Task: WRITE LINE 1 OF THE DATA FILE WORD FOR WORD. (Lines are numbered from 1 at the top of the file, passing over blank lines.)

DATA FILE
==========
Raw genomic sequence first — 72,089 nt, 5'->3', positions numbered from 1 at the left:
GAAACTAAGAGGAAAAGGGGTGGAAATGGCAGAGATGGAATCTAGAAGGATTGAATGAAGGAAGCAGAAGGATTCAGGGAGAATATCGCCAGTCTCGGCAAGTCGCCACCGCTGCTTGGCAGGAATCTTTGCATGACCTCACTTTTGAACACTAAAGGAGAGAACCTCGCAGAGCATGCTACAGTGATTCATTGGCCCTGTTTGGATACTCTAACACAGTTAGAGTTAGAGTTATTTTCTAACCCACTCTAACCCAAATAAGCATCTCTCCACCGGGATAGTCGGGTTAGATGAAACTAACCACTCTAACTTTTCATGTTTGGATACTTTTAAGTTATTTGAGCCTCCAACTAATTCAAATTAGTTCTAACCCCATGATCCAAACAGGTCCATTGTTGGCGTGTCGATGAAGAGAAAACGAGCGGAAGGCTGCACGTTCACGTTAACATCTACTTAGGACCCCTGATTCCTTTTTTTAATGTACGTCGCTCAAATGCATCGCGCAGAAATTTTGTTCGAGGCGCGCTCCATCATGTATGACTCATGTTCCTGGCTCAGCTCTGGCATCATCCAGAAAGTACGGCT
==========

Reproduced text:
Raw genomic sequence first — 72,089 nt, 5'->3', positions numbered from 1 at the left: